No Character Pages
Pages with content related to specific characters did not exist and made it difficult for kids to find content by characters.
IDEATE
A home screen designed to help kids identify different types of content offered on the app
I began sketching wireframes to solve for the main pain points that I decided to focus on solving. These sketches show potential design ideas that could be implemented on the Amazon FreeTime app. Some of the components were approved by the Product Manager from Amazon FreeTime and are shown below in green.
Concept 1
Concept 2
Concept 3
Making it easy for kids to identify content types, find recommendations, and search by characters
Once the Client and I agreed on the components from our initial sketches to include in the final design, I created a low fidelity wireframe in Figma that laid out these components before starting on high fidelity mockups.
Wireframe
PROTOTYPE
Kids prefer icons over words
After verifying my wireframe with the client, I created a high fidelity design and prototype to validate with kids ages 6 - 9. I received valuable feedback regarding icons, information hierarchy, and copy. Based on the feedback I made changes to the prototype design that helps kids find content by categories through more prominent placement on the home screen and icons for visual cues.
OUTCOME
A home screen that makes it easy for kids to find content
I learned that although design is important, content is king for 6 - 9 year olds. A steaming app that is focused on kids needs to have a large and up to date library of content that is relevant to them. FreeTime takes in interesting approach on content by offering more than just videos and letting kids streams games, videos, books, and audiobooks. Designing an interface that highlights the different types of content and makes it easy for kids to discovery new content is for both he business and user goals. I improved content discovery for kids by using icons for easy navigation, creating character pages for quick access to character focused content, and adding a recommended for you section with content that is tailored towards a users interests.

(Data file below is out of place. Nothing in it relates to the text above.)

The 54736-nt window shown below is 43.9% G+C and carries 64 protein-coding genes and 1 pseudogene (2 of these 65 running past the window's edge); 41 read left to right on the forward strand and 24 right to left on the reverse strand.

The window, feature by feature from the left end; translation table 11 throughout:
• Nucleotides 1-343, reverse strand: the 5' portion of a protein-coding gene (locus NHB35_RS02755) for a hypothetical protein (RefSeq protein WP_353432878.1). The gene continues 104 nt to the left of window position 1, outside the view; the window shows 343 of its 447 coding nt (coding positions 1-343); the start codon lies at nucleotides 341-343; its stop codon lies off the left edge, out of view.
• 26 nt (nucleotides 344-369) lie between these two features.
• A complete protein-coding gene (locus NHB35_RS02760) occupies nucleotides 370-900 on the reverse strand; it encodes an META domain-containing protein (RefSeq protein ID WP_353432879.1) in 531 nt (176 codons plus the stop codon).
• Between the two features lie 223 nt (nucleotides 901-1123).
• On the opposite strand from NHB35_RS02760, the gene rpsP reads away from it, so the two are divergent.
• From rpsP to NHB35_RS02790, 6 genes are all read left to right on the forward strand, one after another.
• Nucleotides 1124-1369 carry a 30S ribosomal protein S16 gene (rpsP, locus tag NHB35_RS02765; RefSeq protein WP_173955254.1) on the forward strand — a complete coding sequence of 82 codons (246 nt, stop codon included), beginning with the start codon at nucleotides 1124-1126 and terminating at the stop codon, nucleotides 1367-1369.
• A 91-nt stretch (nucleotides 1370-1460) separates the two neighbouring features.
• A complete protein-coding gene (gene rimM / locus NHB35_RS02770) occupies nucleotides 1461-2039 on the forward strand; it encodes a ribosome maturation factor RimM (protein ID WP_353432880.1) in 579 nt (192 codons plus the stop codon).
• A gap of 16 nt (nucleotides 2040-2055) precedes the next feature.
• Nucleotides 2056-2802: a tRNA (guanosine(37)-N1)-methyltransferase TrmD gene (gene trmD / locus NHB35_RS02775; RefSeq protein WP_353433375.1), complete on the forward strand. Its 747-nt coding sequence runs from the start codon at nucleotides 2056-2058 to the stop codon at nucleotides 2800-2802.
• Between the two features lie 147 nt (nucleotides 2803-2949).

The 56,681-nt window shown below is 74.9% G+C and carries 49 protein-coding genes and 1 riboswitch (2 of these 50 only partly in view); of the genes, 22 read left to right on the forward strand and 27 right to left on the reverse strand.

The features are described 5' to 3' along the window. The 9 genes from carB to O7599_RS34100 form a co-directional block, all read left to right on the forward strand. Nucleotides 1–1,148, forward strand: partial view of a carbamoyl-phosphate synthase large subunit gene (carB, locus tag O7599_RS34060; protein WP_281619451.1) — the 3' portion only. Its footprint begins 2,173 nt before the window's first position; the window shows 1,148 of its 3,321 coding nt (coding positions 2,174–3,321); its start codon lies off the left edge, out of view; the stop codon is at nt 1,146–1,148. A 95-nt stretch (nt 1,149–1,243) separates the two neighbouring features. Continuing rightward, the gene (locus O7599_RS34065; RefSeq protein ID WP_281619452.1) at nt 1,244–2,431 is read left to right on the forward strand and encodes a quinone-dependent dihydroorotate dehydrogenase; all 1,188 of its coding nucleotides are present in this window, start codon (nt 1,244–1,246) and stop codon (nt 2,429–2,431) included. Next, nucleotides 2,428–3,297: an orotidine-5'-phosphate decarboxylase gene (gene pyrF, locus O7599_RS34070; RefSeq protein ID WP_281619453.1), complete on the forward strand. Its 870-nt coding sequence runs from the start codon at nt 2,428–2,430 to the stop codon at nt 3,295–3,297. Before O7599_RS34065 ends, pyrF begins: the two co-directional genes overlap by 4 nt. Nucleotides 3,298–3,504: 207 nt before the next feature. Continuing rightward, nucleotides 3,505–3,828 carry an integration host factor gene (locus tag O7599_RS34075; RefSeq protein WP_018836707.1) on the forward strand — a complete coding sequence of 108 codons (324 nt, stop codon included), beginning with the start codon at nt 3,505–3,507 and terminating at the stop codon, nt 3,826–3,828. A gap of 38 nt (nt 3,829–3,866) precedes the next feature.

Category icons
The redesigned home screen included category icons that grouped content into more understandable categories for kids of play, watch, read, or listen. Icons were also added to each content item to help users differentiate the types of content.
Character pages
Links to pages that displayed content related to a specific character were added above the fold on the home screen to help kids find content based on the characters they love.
Recommended content
A recommended content section was added above the fold on the home screen to help kids find new content that is more closely related to their likes.
Final deliverable
I presented my process and final iterations to the Amazon FreeTime team and received positive feedback on my ability to grasp the users needs while maintaining alignment with the FreeTime mission. The image below is the final design that was sent to the client: